- How, then, should a skeptic approach the claims being made by the scientific community about global climate change? Here is a truly extraordinary claim, but what is the evidence? Scientists did not immediately accept the theory of man-made global warming when it was first proposed. Rather, it took decades of careful research, gathering data and developing models, before we reached the point today where the vast majority of climate scientists, having reviewed the evidence, are persuaded that this is a real and growing problem. They were persuaded by reams of data from multiple sources from around the world, which unambiguously indicate a rapid increase in global mean temperatures over the last century, reaching unprecedented levels in recent years; by sophisticated computer models, based on well-established basic science, which predict just such a warming pattern given the vast quantities of carbon dioxide and other pollutants which we have pumped into the atmosphere at increasing rates; and by the failure of any competing explanation of the climate record. The mass of evidence is, indeed, too vast and diverse to be adequately reviewed here. While legitimate doubt still remains about some of the details – such as the precise rate of future warming, and its effect on sea-levels, crops, etc. – the evidence points, with a very high degree of likelihood, to significant climate change in the coming decades.
- Now let us turn to the climate change “skeptics”. Are they just being more demanding than us in their skepticism? After all, nothing in science is ever certain; some room for doubt always exists. For that doubt to warrant disbelief in the face of all the positive evidence, however, skeptics would require significant contrary evidence, or a plausible alternative theory which fit the data. But climate change deniers have not provided any such evidence or theory (theories involving variations in solar activity simply don’t fit the data). Nor have they shown significant inclination to provide such evidence, generally being content to gesture frantically at any minor mistake, no matter how irrelevant, in the climate change literature. In fact, in denying climate change, these “skeptics” find themselves committed to claims no less extraordinary than the ones they deny, yet with far less evidence. Why, if there is no real climate change, is almost the entire scientific community in agreement? To answer this, we find deniers constructing elaborate conspiracy theories requiring the collusion of thousands of scientists in many countries in an elaborate hoax. But what could motivate such a hoax? How could it possibly be organised and maintained? A scientist can make a career by proving accepted theory wrong; why, if the skeptics are right, has some young revolutionary not emerged from within the climate scientists’ ranks to prove the establishment wrong? In the end, climate change denial requires a belief in far more unfounded claims than its acceptance. A true skeptic finds that it is the deniers’ conspiracy theories that are unbelievable, not the well-grounded science of the climatologists.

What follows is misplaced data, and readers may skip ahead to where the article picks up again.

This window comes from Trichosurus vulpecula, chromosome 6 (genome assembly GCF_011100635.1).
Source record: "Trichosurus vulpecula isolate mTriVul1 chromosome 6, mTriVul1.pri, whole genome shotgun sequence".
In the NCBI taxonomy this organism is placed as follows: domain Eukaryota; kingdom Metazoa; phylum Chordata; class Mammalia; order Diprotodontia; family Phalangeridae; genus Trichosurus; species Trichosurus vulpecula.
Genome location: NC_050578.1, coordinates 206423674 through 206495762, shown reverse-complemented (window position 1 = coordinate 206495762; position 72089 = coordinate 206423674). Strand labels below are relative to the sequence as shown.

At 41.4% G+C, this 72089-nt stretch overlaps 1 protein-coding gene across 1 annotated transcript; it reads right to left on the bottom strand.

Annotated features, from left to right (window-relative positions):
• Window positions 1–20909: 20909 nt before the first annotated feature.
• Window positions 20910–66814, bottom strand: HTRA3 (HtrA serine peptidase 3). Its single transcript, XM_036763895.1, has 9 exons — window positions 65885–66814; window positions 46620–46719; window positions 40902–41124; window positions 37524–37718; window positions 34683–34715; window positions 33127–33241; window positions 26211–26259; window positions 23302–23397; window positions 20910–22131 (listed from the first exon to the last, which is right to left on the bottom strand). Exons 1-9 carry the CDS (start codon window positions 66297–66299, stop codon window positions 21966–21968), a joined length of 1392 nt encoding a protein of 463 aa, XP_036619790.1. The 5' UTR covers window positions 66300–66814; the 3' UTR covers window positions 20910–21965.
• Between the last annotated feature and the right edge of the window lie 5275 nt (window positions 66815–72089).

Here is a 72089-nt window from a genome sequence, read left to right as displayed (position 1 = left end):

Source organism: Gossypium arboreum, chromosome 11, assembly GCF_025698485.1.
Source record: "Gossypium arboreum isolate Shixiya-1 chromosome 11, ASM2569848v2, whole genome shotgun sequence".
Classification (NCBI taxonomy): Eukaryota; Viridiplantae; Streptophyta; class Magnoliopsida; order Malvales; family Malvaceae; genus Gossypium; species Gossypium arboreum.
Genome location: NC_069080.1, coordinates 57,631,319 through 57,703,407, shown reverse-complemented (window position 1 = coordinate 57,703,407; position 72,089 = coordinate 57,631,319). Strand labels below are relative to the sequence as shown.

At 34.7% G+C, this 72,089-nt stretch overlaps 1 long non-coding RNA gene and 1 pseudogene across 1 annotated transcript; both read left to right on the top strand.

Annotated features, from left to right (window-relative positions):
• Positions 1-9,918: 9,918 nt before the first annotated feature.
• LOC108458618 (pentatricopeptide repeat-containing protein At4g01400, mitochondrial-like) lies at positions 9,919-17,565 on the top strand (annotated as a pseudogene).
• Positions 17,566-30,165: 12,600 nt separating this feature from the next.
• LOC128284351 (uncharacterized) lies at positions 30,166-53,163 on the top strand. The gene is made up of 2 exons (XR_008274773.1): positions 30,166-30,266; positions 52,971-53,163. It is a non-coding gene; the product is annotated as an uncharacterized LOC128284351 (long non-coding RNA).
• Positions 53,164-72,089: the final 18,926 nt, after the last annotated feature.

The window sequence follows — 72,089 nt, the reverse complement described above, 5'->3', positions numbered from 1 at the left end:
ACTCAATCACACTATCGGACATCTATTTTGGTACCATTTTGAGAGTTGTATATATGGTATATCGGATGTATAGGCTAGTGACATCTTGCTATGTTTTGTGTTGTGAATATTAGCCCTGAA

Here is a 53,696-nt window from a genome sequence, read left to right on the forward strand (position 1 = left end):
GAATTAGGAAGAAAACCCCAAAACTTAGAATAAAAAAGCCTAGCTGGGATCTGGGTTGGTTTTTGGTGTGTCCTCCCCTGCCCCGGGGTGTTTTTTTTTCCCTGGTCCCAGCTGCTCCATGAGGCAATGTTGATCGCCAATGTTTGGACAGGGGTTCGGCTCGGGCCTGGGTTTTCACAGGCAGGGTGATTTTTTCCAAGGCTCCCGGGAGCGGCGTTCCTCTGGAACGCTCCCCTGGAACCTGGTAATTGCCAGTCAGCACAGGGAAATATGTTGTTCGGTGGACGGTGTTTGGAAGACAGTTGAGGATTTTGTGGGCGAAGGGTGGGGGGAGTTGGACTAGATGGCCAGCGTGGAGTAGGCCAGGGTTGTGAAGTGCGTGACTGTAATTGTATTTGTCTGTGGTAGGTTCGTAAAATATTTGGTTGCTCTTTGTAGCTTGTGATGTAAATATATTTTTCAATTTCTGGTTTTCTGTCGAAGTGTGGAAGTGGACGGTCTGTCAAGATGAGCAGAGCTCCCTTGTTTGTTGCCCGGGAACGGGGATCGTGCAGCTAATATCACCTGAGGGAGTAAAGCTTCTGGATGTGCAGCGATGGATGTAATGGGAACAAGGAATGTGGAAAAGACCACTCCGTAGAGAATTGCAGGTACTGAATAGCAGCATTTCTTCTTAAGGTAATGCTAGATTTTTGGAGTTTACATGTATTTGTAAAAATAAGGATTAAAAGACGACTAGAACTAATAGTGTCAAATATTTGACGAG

Iain Martel (CASS Co-chair)